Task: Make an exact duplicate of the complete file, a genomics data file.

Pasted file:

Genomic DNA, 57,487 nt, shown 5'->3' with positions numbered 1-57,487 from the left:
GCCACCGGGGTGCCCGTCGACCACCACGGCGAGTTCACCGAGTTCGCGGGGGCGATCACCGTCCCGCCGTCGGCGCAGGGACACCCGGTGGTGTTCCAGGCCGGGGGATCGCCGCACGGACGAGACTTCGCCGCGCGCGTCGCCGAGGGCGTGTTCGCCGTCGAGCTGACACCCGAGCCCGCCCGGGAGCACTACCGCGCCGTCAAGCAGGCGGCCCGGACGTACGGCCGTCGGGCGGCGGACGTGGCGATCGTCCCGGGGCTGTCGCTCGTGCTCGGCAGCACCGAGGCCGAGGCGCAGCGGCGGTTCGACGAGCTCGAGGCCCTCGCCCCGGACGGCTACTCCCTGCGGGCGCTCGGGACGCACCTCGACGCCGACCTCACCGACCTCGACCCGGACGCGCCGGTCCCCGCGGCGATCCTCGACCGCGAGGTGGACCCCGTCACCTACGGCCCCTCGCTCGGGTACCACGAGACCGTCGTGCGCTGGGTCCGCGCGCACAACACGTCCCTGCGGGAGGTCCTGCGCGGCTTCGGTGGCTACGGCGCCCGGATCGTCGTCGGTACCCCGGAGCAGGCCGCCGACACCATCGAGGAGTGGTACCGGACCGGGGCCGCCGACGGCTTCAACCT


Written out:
Genomic DNA, 57,487 nt, shown 5'->3' with positions numbered 1-57,487 from the left:
GCCACCGGGGTGCCCGTCGACCACCACGGCGAGTTCACCGAGTTCGCGGGGGCGATCACCGTCCCGCCGTCGGCGCAGGGACACCCGGTGGTGTTCCAGGCCGGGGGATCGCCGCACGGACGAGACTTCGCCGCGCGCGTCGCCGAGGGCGTGTTCGCCGTCGAGCTGACACCCGAGCCCGCCCGGGAGCACTACCGCGCCGTCAAGCAGGCGGCCCGGACGTACGGCCGTCGGGCGGCGGACGTGGCGATCGTCCCGGGGCTGTCGCTCGTGCTCGGCAGCACCGAGGCCGAGGCGCAGCGGCGGTTCGACGAGCTCGAGGCCCTCGCCCCGGACGGCTACTCCCTGCGGGCGCTCGGGACGCACCTCGACGCCGACCTCACCGACCTCGACCCGGACGCGCCGGTCCCCGCGGCGATCCTCGACCGCGAGGTGGACCCCGTCACCTACGGCCCCTCGCTCGGGTACCACGAGACCGTCGTGCGCTGGGTCCGCGCGCACAACACGTCCCTGCGGGAGGTCCTGCGCGGCTTCGGTGGCTACGGCGCCCGGATCGTCGTCGGTACCCCGGAGCAGGCCGCCGACACCATCGAGGAGTGGTACCGGACCGGGGCCGCCGACGGCTTCAACCT